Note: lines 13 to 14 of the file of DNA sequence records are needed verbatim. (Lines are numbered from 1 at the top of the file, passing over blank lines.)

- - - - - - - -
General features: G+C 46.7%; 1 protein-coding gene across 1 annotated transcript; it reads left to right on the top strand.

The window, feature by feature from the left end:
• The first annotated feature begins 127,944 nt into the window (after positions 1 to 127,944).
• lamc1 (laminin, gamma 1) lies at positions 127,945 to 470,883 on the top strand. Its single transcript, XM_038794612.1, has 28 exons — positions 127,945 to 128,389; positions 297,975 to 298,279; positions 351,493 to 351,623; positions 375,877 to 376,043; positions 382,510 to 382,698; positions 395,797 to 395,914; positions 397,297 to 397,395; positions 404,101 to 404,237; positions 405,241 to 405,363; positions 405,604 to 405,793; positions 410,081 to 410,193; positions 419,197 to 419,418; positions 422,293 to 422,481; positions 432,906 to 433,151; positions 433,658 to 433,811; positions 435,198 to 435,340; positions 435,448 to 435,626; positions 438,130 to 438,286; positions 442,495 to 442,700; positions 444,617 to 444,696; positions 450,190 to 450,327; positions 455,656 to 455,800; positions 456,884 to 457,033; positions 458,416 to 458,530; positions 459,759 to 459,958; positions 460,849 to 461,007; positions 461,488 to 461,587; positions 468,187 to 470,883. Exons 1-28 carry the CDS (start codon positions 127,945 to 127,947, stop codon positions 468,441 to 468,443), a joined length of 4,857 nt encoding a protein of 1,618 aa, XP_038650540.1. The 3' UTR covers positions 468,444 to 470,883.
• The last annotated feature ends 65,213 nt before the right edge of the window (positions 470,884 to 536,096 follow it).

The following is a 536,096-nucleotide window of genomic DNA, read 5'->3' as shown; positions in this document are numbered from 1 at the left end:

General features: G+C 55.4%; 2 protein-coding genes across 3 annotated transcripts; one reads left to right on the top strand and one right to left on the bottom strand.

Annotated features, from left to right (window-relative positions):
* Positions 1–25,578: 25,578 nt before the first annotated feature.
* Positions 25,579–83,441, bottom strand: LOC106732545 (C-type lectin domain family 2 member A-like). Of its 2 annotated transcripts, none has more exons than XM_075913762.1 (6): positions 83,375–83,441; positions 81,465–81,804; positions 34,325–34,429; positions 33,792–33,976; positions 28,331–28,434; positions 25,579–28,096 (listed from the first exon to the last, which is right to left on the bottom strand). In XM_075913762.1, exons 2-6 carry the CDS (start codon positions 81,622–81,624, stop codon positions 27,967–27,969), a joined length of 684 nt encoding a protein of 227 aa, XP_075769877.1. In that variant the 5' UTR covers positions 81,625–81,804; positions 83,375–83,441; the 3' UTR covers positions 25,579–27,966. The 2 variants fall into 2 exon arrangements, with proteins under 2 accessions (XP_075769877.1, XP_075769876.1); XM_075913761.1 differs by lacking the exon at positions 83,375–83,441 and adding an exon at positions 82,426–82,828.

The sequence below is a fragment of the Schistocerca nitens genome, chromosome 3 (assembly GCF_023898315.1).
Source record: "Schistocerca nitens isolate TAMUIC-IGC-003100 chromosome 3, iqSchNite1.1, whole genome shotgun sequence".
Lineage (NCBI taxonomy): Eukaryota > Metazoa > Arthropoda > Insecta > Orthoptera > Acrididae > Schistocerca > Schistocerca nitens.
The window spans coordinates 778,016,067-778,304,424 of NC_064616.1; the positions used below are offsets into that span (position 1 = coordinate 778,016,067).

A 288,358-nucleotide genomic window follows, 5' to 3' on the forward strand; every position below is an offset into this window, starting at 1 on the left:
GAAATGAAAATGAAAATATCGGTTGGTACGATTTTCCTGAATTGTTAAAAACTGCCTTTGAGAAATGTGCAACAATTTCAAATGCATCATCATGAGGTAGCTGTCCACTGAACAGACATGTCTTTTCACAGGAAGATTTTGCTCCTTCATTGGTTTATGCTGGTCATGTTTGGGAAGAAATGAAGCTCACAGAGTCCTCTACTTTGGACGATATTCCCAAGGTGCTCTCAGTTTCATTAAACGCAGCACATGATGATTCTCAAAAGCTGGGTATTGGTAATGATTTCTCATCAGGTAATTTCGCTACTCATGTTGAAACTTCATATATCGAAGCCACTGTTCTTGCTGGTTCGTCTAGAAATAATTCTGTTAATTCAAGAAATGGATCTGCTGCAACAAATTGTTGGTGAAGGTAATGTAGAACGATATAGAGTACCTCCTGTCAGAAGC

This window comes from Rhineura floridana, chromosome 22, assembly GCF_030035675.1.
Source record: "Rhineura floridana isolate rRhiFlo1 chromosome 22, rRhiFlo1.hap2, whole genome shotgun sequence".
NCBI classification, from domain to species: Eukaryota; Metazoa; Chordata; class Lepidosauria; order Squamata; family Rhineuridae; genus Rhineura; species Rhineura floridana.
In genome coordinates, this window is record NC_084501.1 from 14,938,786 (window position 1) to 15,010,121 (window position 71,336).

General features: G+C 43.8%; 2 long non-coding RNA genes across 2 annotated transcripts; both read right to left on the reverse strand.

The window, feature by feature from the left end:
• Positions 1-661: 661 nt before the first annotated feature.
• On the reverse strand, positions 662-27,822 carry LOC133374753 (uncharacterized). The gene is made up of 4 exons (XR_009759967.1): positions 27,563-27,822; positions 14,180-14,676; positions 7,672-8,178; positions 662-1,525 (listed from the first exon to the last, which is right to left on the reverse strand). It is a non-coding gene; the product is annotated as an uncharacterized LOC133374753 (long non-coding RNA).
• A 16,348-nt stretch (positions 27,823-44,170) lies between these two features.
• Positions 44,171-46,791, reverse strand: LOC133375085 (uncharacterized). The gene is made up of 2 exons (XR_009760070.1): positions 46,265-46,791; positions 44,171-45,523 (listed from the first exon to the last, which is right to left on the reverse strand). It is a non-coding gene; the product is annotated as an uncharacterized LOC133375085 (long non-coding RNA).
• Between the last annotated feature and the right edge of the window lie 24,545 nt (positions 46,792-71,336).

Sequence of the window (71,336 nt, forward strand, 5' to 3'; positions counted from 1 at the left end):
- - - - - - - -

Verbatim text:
Lineage (NCBI taxonomy): Eukaryota > Metazoa > Arthropoda > Insecta > Orthoptera > Acrididae > Schistocerca > Schistocerca nitens.
The window spans coordinates 778,016,067-778,304,424 of NC_064616.1; the positions used below are offsets into that span (position 1 = coordinate 778,016,067).